In regards to the martial arts, actions often speak much louder than words, especially since body language or movements and actions, makes up well over 70% of our total human communication skills. In every encounter we have with someone, especially a potential opponent, their movements and actions speak volumes to us, if we are receptive and analyze them accurately.
In sports, most practitioners of various sports have no idea that the components of the martial arts are extremely similar and can be very beneficial to them in developing their prowess in whatever sport they might be involved with. Several of my legendary world class martial arts mentors have coached many of the world’s most famous teams and athletic sport standouts, sharing with them the various components of the martial arts that are applicable to their respective sports.
For years in my classes at the Indy Kali-Silat Association International, I have shared simple Action methodologies with my students that assist them in acquiring razor-sharp pinpoint accuracy of their various techniques, with and without handheld weapons. I suggest to them a very simple, but extremely difficult, method of enhancing their sensory acuity to unimaginably high degrees before deemed totally unattainable by them.
When I was a youngster growing up, one of the very few somewhat affordable toys I was permitted to have and play with, was a paddle ball, which consists of a small handheld paddle, very similar to a ping pong paddle, that had a long rubber band attached to the paddle at one end, with a small 1” to 2” rubber ball attached at the other end of the rubber band and the idea was to bat the small rubber ball with the paddle.
The hand and eye dexterity to be able to keep the ball bouncing farther and stronger away from the paddle, over time, really heightened your visual acuity combined with body, arm and hand motion really helping to develop hand and eye coordination.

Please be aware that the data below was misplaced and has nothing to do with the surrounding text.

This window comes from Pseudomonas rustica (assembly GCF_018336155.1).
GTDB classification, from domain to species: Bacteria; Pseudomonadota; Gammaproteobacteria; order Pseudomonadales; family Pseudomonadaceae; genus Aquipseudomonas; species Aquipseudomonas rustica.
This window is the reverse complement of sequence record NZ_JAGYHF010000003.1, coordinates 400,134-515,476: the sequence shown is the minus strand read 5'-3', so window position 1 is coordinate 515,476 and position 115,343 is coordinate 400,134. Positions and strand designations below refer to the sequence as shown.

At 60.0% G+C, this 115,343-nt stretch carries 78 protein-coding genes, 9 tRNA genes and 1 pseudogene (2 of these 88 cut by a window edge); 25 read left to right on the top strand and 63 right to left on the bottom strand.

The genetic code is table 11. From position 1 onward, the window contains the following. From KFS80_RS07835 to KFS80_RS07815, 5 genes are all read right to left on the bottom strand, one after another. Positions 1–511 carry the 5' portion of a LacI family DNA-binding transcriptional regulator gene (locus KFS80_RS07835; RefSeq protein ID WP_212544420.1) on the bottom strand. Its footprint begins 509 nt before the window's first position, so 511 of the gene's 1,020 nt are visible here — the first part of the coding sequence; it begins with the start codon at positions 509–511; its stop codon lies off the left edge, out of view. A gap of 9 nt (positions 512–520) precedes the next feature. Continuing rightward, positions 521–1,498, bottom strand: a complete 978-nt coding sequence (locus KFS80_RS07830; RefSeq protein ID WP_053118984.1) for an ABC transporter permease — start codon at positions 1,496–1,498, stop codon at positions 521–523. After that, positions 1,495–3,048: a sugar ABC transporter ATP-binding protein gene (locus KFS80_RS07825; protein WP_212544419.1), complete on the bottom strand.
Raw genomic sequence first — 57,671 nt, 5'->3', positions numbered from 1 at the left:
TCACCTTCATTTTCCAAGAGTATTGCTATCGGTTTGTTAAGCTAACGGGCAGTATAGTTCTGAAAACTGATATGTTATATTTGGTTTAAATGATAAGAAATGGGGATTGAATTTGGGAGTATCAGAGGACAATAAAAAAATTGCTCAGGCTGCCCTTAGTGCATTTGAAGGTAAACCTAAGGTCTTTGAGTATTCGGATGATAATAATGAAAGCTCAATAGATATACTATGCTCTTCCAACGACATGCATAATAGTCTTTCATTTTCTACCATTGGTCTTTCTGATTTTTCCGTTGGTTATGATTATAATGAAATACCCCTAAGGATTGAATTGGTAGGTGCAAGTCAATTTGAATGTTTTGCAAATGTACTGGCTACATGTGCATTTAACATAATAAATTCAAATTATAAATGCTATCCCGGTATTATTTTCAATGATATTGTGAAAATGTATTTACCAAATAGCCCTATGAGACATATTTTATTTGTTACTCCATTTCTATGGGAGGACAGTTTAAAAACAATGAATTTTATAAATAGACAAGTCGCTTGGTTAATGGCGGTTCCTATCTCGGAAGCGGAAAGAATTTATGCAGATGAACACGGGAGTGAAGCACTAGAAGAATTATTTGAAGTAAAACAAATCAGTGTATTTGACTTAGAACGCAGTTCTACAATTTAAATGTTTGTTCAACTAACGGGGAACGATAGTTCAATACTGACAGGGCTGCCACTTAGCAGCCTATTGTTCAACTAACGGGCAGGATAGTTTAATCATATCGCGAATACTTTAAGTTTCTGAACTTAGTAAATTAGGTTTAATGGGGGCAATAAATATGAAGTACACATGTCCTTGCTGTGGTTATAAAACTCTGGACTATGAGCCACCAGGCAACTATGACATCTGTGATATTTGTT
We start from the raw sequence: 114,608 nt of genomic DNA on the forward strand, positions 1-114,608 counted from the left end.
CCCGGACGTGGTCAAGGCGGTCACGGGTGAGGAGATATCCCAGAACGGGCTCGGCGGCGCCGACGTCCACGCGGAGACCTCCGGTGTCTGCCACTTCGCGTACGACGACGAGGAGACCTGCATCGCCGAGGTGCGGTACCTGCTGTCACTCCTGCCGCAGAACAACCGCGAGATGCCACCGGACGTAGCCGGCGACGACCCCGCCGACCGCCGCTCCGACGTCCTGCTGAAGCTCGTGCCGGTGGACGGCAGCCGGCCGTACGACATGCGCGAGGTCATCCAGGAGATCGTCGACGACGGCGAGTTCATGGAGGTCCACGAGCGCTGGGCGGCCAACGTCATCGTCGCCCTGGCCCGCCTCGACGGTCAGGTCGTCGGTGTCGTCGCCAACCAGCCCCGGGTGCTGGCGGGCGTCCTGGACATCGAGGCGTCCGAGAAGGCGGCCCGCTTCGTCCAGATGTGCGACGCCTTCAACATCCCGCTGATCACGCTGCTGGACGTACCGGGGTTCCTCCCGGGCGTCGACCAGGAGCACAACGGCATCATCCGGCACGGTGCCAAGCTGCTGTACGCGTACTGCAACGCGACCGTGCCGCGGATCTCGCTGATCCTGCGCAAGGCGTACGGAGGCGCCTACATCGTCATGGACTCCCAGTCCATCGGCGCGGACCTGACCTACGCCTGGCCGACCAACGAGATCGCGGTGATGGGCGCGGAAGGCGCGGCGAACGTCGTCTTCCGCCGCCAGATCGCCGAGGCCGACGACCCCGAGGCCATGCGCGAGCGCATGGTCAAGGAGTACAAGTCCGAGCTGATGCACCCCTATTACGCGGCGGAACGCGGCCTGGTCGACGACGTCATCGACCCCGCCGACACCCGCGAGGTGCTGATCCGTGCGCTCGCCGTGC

This hand and eye coordination dramatically enhanced my students ability to hit virtually any moving target with the lead rim or point of their Kali bastons, obviously making them a force to be reckoned with, whether they were using Kali sticks, knives or other ancient hand held weapons and of course accuracy striking with empty hands.
My uncle Bruce, (who I was named after), was an avid ping pong player and tournament champion and he introduced me to the extremely involved art of “TABLE TENNIS” or better known as “PING PONG” and I have to tell you, there is a whole lot more there than meets the eye there.
Just like COURT TENNIS, table tennis is an extremely physically active sport that really helps your total body acuity, especially hand and eye coordination, but also your bodies total mobility and reactions.
All of these attributes COURT TENNIS and TABLE TENNIS require extreme acuity with are also extremely required in various aspects of the martial arts and just like pistol or gun shooting, you absolutely have to be able to hit your target and place your projectile exactly where you want it with extreme accuracy and in regards to the martial arts, whether your utilizing a handheld weapon or placing a punch, elbow, knee, or kick, accuracy is of paramount importance.
The martial arts have throughout history been utilizes as entertaining sport competitions and exhibitions and today’s modern martial art practitioners compete in tournaments and exhibitions everywhere today and that is really great for today’s active youth.
Many martial artist today are unaware that the great BRUCE LEE was a ping pong table tennis champion in Hong Kong and he often gave demonstrations of his amazing speed and hand and eye coordination, playing table tennis using nunchaku, instead of a paddle.
In my early martial art training days, long before I had ever heard of the great BRUCE LEE, to perfect my accuracy and hand and eye coordination, I would connect a small rubber ball to a length of string and practice hitting it with the rim or very tip on my kali stick and the harder I hit the ball, naturally the faster it would fire back at me, similar to table tennis.
I also used this same idea with exacting my accuracy with various type of punches, elbows, knees and kicks, assisting me in becoming extremely effective with deadly accuracy when forced into vicious aggressive combat, especially against multiple opponents, making my ACTIONS count relatively effortlessly, after years of accuracy training.
Remember, as martial art practitioners, students, teachers and mentors, our “ACTIONS” speak volumes about us personally as individuals, so always be aware that very often the things we do, in and out of the class room, tell observers far more about us than we are often aware of, as “ACTIONS” really do very often speak much louder and far more accurately than words, as all “ACTIONS” have REACTIONS and all “ACTIONS” have often far reaching consequences.